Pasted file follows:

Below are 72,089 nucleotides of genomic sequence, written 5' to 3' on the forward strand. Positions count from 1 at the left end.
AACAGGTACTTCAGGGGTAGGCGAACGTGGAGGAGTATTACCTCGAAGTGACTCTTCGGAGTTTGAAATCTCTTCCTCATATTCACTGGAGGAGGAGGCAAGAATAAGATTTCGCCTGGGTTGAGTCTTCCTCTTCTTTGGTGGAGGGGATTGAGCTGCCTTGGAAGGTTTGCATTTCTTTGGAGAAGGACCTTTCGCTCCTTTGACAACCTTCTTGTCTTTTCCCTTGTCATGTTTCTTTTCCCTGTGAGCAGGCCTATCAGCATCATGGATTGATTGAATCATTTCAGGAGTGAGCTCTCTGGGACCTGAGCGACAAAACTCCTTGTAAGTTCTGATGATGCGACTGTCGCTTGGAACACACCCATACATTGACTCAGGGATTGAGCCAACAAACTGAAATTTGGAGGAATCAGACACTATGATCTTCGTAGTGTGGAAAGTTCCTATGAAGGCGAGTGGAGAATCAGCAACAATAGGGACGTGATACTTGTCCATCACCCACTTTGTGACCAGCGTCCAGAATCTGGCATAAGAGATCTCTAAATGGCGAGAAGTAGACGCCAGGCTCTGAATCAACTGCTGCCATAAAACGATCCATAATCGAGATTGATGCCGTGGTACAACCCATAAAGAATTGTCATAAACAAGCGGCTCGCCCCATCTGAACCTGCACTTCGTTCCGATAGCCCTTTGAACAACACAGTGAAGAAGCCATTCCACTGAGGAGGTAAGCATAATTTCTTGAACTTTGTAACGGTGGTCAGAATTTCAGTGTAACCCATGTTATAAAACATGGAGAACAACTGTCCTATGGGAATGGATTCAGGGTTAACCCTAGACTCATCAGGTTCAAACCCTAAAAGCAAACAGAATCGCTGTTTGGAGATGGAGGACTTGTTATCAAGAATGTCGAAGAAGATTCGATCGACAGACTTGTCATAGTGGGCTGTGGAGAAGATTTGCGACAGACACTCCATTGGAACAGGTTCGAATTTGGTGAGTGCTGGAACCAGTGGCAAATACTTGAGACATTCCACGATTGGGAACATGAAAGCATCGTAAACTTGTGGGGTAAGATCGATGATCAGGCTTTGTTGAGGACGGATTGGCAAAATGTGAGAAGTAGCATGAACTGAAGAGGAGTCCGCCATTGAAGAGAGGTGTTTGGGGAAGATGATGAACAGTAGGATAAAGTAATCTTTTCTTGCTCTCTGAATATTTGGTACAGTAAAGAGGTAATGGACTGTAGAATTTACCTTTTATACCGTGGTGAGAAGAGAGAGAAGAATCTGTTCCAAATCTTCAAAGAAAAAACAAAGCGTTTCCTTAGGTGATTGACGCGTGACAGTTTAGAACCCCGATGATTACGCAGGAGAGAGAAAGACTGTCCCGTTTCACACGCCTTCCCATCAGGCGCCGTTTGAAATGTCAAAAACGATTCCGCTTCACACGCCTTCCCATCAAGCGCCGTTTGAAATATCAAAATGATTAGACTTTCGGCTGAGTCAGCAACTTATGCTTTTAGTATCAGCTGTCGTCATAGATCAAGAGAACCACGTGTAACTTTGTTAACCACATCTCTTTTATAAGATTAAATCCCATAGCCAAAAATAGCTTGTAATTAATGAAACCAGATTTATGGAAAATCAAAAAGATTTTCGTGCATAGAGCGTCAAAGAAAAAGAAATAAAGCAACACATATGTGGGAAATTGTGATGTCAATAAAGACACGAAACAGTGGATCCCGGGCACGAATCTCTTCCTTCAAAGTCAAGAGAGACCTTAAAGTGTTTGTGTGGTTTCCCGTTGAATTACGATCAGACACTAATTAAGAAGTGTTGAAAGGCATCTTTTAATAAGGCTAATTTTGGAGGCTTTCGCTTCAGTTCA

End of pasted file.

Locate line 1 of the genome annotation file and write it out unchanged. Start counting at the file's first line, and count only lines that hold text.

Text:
Below are 72,089 nucleotides of genomic sequence, written 5' to 3' on the forward strand. Positions count from 1 at the left end.